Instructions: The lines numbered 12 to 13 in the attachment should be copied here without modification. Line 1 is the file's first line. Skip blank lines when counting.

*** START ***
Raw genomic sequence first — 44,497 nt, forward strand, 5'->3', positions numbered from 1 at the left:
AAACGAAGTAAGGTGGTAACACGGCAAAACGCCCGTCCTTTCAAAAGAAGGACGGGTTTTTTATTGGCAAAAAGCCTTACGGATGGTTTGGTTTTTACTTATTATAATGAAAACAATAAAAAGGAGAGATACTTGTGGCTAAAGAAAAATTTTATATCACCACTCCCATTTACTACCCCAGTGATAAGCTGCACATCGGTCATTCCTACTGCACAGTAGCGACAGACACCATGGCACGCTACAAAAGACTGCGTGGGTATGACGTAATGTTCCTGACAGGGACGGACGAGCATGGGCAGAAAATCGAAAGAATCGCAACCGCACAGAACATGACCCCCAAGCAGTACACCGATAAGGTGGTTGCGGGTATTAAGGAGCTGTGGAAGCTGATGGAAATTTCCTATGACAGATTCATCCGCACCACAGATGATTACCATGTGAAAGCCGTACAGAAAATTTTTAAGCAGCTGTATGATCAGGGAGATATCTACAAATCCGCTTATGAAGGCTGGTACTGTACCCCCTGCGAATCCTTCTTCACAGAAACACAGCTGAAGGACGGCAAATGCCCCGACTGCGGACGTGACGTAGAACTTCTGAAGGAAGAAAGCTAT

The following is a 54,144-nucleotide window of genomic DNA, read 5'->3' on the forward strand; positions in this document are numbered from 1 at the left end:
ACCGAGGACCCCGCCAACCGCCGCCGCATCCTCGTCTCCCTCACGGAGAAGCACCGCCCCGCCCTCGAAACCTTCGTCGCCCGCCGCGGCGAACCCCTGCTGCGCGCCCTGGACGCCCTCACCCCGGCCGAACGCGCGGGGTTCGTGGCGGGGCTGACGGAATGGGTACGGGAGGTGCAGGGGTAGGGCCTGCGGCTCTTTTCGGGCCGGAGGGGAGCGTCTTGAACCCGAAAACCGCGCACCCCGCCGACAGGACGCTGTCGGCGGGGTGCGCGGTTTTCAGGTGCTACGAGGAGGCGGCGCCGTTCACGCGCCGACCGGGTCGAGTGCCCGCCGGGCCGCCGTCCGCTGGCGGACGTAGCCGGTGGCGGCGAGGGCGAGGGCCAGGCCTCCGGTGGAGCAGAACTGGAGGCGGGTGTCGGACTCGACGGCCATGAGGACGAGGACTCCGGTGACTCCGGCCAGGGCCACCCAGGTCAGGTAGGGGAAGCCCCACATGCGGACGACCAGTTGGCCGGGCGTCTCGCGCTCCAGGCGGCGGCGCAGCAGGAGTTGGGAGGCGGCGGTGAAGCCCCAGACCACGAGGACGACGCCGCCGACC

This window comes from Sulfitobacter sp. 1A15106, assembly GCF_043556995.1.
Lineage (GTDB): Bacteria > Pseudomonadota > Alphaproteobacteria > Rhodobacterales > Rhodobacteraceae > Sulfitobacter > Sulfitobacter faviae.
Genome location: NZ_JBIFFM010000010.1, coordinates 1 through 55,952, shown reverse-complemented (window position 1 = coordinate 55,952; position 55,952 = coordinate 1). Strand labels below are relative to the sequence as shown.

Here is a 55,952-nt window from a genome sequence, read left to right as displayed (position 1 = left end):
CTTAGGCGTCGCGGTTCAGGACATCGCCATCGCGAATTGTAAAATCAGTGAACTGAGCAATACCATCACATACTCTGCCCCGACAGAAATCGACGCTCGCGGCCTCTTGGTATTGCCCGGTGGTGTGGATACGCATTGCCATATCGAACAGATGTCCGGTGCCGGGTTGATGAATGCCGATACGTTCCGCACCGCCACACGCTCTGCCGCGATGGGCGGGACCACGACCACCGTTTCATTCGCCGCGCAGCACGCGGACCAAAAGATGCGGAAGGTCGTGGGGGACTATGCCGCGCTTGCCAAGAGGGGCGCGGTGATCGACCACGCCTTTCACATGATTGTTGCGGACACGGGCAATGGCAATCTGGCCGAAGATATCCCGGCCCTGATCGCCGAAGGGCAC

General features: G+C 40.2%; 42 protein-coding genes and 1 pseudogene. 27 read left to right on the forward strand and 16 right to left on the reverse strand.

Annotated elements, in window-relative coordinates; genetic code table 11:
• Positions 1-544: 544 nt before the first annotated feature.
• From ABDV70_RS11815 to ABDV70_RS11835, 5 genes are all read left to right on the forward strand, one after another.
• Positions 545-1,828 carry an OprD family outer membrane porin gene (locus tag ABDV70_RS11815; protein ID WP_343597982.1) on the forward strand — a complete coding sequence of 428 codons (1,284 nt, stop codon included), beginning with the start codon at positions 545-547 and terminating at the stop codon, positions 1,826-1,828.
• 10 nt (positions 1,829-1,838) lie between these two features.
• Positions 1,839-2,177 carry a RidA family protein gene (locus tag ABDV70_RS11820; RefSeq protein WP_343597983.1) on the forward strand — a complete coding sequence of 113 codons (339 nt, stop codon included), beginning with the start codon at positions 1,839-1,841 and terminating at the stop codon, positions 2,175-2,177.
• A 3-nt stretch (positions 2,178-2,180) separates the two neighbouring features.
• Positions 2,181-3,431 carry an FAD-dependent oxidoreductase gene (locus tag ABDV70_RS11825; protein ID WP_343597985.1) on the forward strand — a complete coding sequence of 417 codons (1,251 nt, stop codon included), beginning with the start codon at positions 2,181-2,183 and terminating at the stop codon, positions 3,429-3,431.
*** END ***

• Positions 1-544: 544 nt before the first annotated feature.
• From ABDV70_RS11815 to ABDV70_RS11835, 5 genes are all read left to right on the forward strand, one after another.